Library Journal’s Equity in Action: Doing a Diversity Audit
In 2016, I began the process of doing a diversity audit of my YA collection to help me determine what percentage of my collection was diverse. My goal was to help me determine how I was doing as someone in charge of collection development to make me aware of my own short comings to build a better, more inclusive collection. At the time, I was working at The Public Library of Mount Vernon and Knox County in Ohio. Over the last two years, I have been refining my process. I have also been asked to speak on this topic several times, and each time I do I work on better articulating the what, why and how of a diversity audit. Yesterday I was invited to speak as part of the Library Journal Equity in Action online webinar and I share my current thoughts and process with you below.
To begin, you should know that I did not come up with the term diversity audit and I had no idea that was what I was doing. I simply began tweeting about what I was doing and I think it was someone from School Library Journal, perhaps Stephanie Sendaula or Kathy Ishizuka who used the term diversity audit and helped me better frame what it was I was trying to do.
When I began researching more specifically the idea of a collection diversity audit and models to follow, I did not find a lot of information and to be honest, I still don’t. My process continues to evolve and become more refined as people ask questions and share their own personal experiences and insights. I’m also in the process of working on a more comprehensive Own Voices/Diverse YA list to help me in this process. The simple act of working on the list has helped me to know authors and collections better and makes the audit that much easier and faster; because I have more knowledge in my head or a quick reference I can turn to, the audit itself is faster and less cumbersome.
I’m not going to lie, the initial attempt was flawed so I started over. And that first attempt took a long time, in part because I had a lot of other duties I was responsible for as well so I approached the audit over a period of months in small chunks of time. It’s not the same as doing an inventory where you go in and commit yourself to this one day or one week of inventory, I gave myself permission to take my time, figure out the process, and do the best job that I could and learn from the experience. I later did the same for my graphic novel collection and this time, it went more quickly because I had some basic understanding of what I wanted to do and a better process of how I could effectively do it.
The ILS I used at the time was Polaris, which allowed me to create an active shelf list which I imported into Excel. This allowed me to save my work as I worked in chunks and it means the next time I approach the audit, I already have a good baseline. In fact, after I did an audit of the entire YA collection, I then just started auditing my monthly YA book orders and adjusting my figures. A huge initial audit can be supplemented and a collection maintained by doing book order audits.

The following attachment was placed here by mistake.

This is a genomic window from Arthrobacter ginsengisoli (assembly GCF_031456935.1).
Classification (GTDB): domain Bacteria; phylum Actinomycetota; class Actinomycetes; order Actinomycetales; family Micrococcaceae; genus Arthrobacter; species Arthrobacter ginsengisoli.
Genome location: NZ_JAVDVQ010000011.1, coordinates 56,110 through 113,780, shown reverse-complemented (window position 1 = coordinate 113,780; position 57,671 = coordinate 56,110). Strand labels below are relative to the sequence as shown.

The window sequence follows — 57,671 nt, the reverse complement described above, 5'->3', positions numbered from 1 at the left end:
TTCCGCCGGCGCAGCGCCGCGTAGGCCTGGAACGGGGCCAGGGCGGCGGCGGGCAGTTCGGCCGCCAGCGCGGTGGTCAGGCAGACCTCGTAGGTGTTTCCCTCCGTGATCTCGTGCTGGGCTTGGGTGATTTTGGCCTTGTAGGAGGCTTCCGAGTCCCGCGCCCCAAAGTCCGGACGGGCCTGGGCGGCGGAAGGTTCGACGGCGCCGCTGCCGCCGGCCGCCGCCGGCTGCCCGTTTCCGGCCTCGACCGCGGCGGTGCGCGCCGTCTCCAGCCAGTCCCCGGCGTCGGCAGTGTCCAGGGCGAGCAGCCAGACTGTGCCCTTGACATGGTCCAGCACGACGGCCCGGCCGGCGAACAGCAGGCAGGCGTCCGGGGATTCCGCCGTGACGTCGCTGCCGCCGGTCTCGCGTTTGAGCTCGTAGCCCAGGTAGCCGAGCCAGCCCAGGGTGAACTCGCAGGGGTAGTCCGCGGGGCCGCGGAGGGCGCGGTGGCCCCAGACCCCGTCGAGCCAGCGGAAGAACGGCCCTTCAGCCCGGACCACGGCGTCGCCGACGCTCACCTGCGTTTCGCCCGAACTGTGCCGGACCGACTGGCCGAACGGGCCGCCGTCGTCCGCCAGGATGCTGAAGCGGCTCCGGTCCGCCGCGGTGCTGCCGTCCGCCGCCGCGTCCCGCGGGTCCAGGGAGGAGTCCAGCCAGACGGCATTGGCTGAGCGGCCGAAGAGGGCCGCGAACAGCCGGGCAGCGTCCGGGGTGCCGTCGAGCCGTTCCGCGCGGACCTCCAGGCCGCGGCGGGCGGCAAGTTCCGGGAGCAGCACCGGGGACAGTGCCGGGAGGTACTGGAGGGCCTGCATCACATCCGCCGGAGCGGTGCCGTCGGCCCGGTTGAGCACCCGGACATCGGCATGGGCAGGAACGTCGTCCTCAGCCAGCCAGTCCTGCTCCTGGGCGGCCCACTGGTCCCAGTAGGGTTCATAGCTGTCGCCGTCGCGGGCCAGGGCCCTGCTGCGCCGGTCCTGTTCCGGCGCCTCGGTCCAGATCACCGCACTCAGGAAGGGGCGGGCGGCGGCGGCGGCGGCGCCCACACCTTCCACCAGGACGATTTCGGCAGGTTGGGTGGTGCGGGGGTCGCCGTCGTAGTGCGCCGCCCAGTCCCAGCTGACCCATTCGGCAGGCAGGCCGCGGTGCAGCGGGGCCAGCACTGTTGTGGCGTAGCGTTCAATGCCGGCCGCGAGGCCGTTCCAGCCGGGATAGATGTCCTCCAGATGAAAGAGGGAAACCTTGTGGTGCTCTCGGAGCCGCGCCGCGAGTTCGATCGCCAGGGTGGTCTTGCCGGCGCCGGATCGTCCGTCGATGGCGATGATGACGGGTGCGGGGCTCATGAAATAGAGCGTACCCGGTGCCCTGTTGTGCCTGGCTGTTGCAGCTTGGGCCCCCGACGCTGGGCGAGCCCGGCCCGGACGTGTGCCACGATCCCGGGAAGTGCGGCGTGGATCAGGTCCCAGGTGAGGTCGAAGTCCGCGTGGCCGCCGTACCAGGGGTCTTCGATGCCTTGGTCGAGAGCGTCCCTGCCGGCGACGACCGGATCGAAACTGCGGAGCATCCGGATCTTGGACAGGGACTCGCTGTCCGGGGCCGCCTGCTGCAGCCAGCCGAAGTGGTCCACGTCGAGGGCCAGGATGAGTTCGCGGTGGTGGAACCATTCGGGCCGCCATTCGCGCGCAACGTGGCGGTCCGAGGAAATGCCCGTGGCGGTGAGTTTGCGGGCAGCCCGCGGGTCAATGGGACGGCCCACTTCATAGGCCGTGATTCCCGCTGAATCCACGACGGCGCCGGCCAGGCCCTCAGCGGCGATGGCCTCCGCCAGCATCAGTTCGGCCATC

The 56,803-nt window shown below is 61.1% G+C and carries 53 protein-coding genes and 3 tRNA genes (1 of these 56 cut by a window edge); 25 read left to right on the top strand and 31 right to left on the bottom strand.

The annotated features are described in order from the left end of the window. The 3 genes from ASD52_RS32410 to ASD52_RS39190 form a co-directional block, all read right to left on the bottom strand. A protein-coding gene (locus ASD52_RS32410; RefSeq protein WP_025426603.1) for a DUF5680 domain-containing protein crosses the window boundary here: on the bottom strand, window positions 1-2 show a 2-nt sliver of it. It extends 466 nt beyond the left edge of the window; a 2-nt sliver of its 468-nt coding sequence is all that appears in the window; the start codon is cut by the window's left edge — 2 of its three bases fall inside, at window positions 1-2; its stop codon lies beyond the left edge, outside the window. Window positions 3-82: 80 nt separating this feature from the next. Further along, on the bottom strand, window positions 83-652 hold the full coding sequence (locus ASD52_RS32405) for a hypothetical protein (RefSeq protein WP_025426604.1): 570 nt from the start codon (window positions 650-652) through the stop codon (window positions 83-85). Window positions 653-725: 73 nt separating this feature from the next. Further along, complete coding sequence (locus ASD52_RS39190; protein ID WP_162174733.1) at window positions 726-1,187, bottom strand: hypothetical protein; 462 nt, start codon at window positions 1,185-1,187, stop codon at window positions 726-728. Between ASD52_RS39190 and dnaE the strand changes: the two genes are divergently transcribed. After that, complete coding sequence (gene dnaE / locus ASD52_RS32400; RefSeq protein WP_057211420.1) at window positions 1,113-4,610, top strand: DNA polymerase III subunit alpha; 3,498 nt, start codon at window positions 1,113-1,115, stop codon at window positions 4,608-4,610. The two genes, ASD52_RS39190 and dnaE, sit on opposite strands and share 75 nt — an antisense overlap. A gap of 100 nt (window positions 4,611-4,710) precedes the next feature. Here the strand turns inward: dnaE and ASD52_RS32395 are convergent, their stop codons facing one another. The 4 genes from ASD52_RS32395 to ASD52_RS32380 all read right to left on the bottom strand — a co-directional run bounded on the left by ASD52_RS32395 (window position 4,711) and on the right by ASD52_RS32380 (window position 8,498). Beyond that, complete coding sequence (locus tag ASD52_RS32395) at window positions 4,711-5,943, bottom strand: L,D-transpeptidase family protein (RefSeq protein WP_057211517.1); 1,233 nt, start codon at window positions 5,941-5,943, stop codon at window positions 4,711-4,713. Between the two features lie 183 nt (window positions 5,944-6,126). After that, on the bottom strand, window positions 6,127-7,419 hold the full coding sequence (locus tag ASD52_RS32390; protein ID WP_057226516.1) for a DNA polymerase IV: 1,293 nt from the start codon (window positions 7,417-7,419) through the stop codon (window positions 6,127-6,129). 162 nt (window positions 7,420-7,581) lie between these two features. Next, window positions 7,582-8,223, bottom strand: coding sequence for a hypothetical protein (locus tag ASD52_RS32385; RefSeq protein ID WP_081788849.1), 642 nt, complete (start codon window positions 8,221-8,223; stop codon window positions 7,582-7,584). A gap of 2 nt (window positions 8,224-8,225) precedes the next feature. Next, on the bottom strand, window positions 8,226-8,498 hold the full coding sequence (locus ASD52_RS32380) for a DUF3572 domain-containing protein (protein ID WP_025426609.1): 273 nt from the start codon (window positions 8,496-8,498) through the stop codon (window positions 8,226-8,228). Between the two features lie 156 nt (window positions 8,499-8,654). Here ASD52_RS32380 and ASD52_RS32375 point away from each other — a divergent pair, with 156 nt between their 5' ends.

I had no idea what I was doing when I began this task. It was at times frustrating and overwhelming, but the results have been rewarding and I’m not going to lie, challenging. We all think we’re doing a good job of building unbiased, inclusive collections, but I can guarantee you that most of us are not. Looking at the hard data helped me to personally recognize some collection development weak spots moving forward and it changed the way I approached selecting materials. And now, when personally or professionally challenged, I have some better data to back up my claim that I am working to build a well-rounded, inclusive collection. Collection development requires a lot of intentionality if we’re doing it right, and the data gathered in a collection diversity audit is some of the data we need to be more intentional.
Here’s a look at my slides from yesterday’s Equity in Action conference hosted by Library Journal.
As I have mentioned, the data I am sharing with you comes from my time as the YA Services Coordinator at The Public Library of Mount Vernon and Knox County, Ohio. I no longer work at this library, but I left with the full confidence and pride that they had an amazing YA collection that I had actively worked to make inclusive and well-rounded so that each teen who visited that library would find a wide variety of books that featured characters that looked like them and a wide variety of books that featured characters that were completely different from them so that they could truly walk in the shoes of someone else and develop a more holistic world view.
If you find the idea of a collection diversity audit overwhelming, I would like to suggest that you pick target subject areas and do what I call a Reverse Diversity Audit. You may not be able to do an entire collection, but you can pinpoint subjects that you want to check and see how you’re doing. Each year as Pride approaches, for example, I do a quick Reverse Diversity Audit to find any lost, missing or damaged materials and fill those holes. GLBTQ materials in particular come up missing a lot I find because teens aren’t always ready to read them openly so they will take them without checking them out so that they don’t have to interact with adults or their peers. I also recommend making sure you have a lot of GLBTQ titles in your digital collections to help those teens who want to read these materials but want to do so with more privacy and ease.
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About Karen Jensen, MLS
Karen Jensen has been a Teen Services Librarian for almost 30 years. She created TLT in 2011 and is the co-editor of The Whole Library Handbook: Teen Services with Heather Booth (ALA Editions, 2014).
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